After initially trying to pin his name to the new seat of Upper Harbour, Mr Craig had his hopes firmly dashed by Paula Bennett, who had no intention of going gently into reliance on the lottery of list rankings. Murray McCully’s seat of East Coast Bays then beckoned, with the punditry predicting that McCully would fall on his sword if called upon by John Key. The likelihood of Craig standing there only increased when it was revealed that his father, Ross Craig, had managed to have the electorate boundaries redrawn in order to get Ross Craig and his wife and an additional 120 neighbouring voters into the electorate.

The issue for Mr Craig is that his success in East Coast Bays relies on National throwing one of their long-time stalwart MPs under the bus. John Key isn’t going to want to make that call unless he thinks he really needs Mr Craig, which is why Mr Key is attending ACT party fundraisers in Epsom, and Mr Craig is getting nothing.

I get the feeling that Mr Craig would have looked at Mr Williamson’s blood on the floor and made a calculation or two. Sure, Mr Williamson is another long-time National party stalwart, but he’s also just been sacked as a Minister and may be viewed as expendable. He’s past his prime and has proven himself in the past to be a bit of a loose cannon. If National has to throw a long-serving MP under a bus, wouldn’t it be better to do it to one who’s already a political corpse? Even better, it’s a safe National seat – National won 62.8% of the party vote there in 2011. And to top it all off, the Conservative candidate in 2011 came in third with 5.2% – a good base to start from!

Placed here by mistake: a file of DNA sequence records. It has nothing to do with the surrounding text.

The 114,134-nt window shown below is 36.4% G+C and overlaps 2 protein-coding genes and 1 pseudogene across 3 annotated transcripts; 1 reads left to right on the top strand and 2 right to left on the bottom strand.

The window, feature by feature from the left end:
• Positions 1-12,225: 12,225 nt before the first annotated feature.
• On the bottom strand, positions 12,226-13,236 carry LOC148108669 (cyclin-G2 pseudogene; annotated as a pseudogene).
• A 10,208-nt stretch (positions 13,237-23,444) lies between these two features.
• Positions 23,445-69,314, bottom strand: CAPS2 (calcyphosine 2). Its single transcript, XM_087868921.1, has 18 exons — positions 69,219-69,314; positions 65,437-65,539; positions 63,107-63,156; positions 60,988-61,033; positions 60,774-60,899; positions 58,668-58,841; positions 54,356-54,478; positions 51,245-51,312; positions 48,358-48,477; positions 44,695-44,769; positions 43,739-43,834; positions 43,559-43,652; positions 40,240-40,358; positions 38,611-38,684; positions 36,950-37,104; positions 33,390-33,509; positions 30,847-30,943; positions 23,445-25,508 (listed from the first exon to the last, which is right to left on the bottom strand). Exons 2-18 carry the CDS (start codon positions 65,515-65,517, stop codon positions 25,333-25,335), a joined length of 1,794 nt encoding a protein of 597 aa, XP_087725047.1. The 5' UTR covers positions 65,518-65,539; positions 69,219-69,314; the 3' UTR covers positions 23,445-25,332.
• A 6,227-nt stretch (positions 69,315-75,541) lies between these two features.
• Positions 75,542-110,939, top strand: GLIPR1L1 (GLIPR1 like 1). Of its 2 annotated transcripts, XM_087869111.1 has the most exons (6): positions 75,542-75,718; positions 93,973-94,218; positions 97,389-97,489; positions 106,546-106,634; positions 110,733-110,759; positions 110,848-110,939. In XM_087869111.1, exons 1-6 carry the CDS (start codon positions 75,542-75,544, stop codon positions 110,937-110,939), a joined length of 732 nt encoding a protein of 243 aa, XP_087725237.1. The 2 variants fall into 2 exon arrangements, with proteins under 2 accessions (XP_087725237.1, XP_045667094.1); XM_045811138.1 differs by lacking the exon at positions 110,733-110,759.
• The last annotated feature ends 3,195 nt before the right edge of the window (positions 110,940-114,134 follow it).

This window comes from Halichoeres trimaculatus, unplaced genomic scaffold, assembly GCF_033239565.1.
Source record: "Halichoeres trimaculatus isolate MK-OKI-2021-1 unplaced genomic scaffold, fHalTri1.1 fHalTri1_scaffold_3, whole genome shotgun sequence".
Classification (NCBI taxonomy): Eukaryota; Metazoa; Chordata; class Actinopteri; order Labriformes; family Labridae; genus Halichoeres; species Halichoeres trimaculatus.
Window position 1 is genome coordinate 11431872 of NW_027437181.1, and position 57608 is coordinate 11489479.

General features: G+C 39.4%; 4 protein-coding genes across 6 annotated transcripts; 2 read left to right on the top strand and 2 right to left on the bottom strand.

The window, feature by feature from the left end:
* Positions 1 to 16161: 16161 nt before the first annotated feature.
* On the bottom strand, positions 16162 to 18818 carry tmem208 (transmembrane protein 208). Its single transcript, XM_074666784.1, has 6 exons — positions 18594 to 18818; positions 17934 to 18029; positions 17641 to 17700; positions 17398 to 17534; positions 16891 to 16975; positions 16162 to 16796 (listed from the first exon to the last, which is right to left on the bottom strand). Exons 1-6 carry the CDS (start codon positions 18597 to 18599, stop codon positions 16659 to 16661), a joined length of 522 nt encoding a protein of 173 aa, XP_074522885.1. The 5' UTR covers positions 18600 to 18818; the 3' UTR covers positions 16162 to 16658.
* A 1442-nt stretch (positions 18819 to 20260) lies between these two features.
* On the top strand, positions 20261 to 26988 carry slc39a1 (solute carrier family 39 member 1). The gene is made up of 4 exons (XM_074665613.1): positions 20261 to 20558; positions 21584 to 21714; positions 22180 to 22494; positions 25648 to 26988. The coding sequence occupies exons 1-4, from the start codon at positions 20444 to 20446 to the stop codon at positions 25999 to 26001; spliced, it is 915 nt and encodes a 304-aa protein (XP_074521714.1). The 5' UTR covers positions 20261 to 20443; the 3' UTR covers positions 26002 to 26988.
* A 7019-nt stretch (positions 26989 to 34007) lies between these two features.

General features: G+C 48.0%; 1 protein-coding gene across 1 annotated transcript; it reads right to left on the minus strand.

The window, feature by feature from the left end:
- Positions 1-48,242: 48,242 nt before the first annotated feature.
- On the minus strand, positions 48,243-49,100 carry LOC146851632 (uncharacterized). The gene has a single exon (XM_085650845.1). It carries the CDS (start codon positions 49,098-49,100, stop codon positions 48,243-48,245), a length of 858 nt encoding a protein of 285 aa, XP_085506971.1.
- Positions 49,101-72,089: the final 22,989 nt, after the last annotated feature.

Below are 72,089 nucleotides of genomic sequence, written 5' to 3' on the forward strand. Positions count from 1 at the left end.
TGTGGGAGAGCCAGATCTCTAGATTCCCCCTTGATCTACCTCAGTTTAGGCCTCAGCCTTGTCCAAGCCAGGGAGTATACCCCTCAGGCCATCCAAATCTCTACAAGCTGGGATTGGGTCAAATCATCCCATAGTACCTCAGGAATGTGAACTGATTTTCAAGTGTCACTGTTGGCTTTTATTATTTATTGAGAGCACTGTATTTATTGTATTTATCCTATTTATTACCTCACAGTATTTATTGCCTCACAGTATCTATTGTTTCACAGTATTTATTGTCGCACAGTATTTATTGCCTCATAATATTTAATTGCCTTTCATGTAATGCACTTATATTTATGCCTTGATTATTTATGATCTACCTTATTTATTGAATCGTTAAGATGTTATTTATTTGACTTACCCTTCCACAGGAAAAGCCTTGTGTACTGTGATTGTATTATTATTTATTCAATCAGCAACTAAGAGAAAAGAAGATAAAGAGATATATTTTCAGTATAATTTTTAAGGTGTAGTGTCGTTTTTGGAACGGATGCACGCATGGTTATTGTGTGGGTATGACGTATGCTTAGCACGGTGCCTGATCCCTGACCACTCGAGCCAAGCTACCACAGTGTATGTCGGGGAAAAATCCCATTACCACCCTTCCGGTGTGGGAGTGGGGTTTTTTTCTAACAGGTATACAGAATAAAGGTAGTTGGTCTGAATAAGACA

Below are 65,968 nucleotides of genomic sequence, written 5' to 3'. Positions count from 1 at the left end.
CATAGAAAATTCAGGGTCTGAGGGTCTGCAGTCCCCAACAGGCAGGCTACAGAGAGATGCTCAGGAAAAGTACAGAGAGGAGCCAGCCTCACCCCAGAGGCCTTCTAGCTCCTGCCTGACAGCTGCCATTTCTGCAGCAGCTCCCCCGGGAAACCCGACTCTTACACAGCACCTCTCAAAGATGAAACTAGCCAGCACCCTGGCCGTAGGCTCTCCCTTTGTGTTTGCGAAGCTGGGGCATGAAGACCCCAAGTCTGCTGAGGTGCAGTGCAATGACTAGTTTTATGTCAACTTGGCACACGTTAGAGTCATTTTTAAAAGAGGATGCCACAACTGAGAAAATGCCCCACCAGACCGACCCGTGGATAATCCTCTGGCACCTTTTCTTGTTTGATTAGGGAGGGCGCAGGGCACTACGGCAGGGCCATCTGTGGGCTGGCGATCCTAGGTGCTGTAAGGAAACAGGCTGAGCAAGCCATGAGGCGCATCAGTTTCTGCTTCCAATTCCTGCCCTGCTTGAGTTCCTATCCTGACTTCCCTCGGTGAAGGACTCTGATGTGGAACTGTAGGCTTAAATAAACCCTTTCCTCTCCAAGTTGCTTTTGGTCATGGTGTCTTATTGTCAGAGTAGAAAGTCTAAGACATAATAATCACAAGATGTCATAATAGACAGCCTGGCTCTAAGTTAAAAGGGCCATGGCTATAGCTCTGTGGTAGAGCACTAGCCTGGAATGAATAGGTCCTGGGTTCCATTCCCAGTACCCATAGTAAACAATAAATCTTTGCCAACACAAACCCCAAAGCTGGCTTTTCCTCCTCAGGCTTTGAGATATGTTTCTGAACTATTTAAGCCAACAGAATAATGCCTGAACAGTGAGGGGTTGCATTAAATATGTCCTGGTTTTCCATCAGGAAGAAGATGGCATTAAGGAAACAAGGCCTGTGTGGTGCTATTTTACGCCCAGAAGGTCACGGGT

I wouldn’t be surprised if Mr Craig’s expression of interest involved a testing of the waters to check National’s reaction. Perhaps unsurprisingly, National’s public reaction was non-existent, although it may have provoked some discussion in various party back rooms.

The Conservative’s are hoping to finalise their candidates by the end of the month, and I would predict that one further calculation will result in Mr Craig throwing his hat into East Coast Bays. That calculation is Mr Williamson’s reliance on Pakuranga as an insurance policy. He’s been a pariah before, back in 2002 when he was hammered for criticising National’s then-leader Bill English and disappeared from the party list. On that occasion he basically campaigned solely on the electorate vote, gaining a 43.94% personal vote compared to a 26.09% party vote for National in the electorate (although that party vote was still ahead of the nation-wide average). If Williamson wants to stick around as an MP, he’ll be determined to hold Pakuranga to the bitter end, despite whatever the party might want of him.

But Colin Craig wasn’t the only shark circling. ACTs leader, Jamie Whyte, also popped his hand up as a possible contender to take the seat. Mr Whyte’s bid Pakuranga didn’t last long. He soon decided that he didn’t want to end up splitting the anti-Colin Craig vote between he and Mr Williamson, a somewhat laughable proposition.

The odd thing about Mr Whyte’s bid though was that it makes no sense at all for him to make a tilt for a seat he has no chance of winning. National will be gifting ACT Epsom; they’re certainly not going to hand ACT two seats, and Whyte’s individual profile is hardly such that he’d be in a position to take out a sitting MP without National’s help. The only way that Whyte will be making it into Parliament is for ACT to get enough party votes to bring in an additional list MP. The last thing Mr Whyte should be contemplating is the pouring of his energies into an electorate campaign, when his only hope of success is in broadening ACTs nationwide appeal.

Which means, all in all, that Maurice Williamson will remain safe in Pakuranga.